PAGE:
Analysis / Contributed / Op-Ed / /

Why AWS Is Good for You (Until It Is Not)

12 Dec 2016 10:35am, by

Amir Sharif
Amir Sharif is the co-founder of Aporeto, a cloud-native security company, with 20 years of experience building data center products integrating OS, virtualization, networking, storage, low-latency I/O, and orchestration. He holds patents in RFID and distributed storage and received his MBA from U.C. Berkeley, where he was a Gloria Appel Entrepreneurial Fellow, a Hitachi Mu Chip Fellow, and Mayfield Fellow. He started his career as a mathematician and software engineer.

Standing in the lobby of a well-known technology company yesterday, I was struck by how much the world had changed. This company’s sleek video advertising was touting port density, ease of cabling, and adherence to arcane standards. After recently attending the AWS re:Invent conference in Las Vegas, I couldn’t help but feel a sense of doom for them. The world has changed, yet they don’t seem to care, or maybe they haven’t noticed?

The AWS re:Invent conference has grown over the last few years to become one of the largest gatherings of people in the enterprise technology space, cloud and otherwise. Among the various exciting announcements was something that stood out to me and the other 32,000 attendees there; not a single soul seemed to care about the physical infrastructure, and if they did, they were looking at ways to migrate from it.

The thought vector singularly directed at the AWS virtual infrastructure and the quick deliverance of software in support of dynamic business needs.

Rack, stack, and cable? Are you kidding me? There are lots of dinosaurs walking around in the executive suite of this company. The world has already moved on, yet to this technology firm the old rules seem to still apply; they don’t.

Amazon Web Services is a scary beast. It is a fast-moving, hungry hippo that devours everything in its sight. And it is Hotel California: You can check out anytime you like, but you will never leave. The entire business model is to capture as much of the software value chain as possible from as many customers as possible, and never let it go.

AWS’s goal is to offer you a place to develop, run, and maintain your code at any operational scale that you like, for as long as you like, as long as you keep paying. As James Hamilton’s keynote speech highlighted, AWS has built a fantastic and formidable infrastructure with tolerance for failure built-in. Its new service announcements pitted them against CloudFlare, Jenkins, Travis, and many other enterprise software players, both startup and established alike. And, in case you are wondering who the hungry hippo will eat next, just look at the largest booth on the re:Invent show floor and then add them to the hippo’s huge menu.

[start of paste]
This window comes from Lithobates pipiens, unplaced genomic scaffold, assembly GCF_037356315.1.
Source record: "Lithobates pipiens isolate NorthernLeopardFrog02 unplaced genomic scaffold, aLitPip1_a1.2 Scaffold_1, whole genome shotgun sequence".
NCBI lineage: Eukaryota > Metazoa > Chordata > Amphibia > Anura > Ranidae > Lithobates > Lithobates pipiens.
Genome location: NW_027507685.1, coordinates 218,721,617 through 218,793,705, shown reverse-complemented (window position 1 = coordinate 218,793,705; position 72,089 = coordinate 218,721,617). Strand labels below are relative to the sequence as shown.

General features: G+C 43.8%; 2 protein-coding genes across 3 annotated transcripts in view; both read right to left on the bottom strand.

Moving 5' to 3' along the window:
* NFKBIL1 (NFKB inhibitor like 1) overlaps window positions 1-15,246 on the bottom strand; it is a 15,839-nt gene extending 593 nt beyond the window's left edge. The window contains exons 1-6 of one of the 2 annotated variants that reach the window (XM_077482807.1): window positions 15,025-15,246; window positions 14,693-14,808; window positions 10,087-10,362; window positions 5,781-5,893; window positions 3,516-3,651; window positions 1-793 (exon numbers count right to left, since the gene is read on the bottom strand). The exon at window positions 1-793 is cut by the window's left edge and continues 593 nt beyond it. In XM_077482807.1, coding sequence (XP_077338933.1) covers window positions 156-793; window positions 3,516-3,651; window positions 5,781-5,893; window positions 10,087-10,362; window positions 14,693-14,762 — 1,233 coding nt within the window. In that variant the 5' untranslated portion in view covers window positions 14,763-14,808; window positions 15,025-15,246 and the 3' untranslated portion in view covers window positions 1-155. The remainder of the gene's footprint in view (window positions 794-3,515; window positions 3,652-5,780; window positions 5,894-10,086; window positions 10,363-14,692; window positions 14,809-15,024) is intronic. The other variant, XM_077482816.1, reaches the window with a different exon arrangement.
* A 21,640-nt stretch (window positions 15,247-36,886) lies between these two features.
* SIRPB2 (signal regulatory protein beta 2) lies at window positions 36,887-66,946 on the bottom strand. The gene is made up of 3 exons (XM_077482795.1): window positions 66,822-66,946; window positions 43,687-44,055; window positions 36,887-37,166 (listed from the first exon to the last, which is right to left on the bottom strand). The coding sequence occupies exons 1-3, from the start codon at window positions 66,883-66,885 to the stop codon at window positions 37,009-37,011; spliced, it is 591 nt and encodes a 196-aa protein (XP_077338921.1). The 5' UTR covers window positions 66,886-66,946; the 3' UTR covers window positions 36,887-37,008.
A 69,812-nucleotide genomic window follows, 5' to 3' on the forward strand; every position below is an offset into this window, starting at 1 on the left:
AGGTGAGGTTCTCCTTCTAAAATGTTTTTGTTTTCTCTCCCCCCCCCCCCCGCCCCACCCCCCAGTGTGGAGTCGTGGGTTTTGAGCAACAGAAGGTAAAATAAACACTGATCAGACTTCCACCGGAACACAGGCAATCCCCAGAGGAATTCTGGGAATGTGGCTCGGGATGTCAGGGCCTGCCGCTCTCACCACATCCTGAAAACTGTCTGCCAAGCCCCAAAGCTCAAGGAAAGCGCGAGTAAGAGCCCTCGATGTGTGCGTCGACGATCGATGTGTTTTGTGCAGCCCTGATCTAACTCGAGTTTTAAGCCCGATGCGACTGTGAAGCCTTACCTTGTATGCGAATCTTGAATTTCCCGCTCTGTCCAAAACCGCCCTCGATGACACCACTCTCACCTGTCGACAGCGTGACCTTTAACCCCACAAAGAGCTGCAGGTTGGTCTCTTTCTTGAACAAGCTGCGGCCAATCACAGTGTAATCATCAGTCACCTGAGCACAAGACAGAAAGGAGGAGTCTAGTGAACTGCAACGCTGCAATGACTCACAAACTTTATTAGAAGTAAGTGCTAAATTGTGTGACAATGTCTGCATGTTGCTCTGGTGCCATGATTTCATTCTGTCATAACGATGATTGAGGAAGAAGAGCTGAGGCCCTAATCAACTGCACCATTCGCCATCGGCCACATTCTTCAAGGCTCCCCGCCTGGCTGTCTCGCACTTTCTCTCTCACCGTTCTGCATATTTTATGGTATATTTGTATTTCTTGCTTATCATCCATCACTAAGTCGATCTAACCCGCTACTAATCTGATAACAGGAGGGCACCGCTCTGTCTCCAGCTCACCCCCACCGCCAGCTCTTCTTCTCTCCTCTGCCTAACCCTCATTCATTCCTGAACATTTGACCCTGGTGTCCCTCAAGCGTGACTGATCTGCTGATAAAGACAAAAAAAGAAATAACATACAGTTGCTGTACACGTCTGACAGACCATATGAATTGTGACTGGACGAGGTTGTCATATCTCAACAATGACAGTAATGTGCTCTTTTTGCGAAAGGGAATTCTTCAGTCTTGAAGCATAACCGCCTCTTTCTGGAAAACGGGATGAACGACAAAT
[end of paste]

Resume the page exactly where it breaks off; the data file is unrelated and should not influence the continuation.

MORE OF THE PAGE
As scary as this may seem to the various startups looking to compete by adding a missing AWS feature, end customers love this continual need AWS has to add the next exciting thing, even if it means killing a few startups along the way.

As frightening the AWS beast might be, it is (still) good for you. The fact is the AWS is leading the charge for cloud innovation and (finally) making IT a utility instead of a core competence, allowing companies of all sides to avoid massive CapEx costs, accelerate development, and focus on application innovation instead of infrastructure maintenance.

From a competitive micro-economic perspective, this is ideal for the individual players (for now). From a macro-economic perspective, this is good for the economy as efficiency increases and investment dollars shift more towards the end of value chain instead of intermediary steps (for the time being).

For companies stuck in the old world, one of the more terrifying announcements to come out of the re:invent conference is its new focus on physical infrastructure things. AWS Snowball and Snowmobile, focuses on moving large quantities of data from your data center to AWS. With AWS Snowmobile Amazon takes this to the next level, allowing enterprises to transfer up to 100PB using a 45-foot long ruggedized shipping container, pulled by a semi-trailer truck. Yes, AWS is doing hardware, for the sole purpose of getting an even bigger piece of the enterprise pie.

However, the time may come where AWS’ dominance will hamper competitive creativity and economic growth, very much mirroring the trajectory of AT&T until the company was forced to break apart by the federal government. Because the world is moving at cloud speed (as opposed to glacial or tectonic speeds), that time will come sooner than we think. In the meanwhile, Google and Microsoft will pay the role of a white knight (they used to play Sauron’s role not so long ago). As for us, we will futilely root of the underdogs — Google Cloud Platform included — and fume at AWS’s dominance.

Aporeto sponsored this post.

Feature image: AWS Snowmobile.


A digest of the week’s most important stories & analyses.

View / Add Comments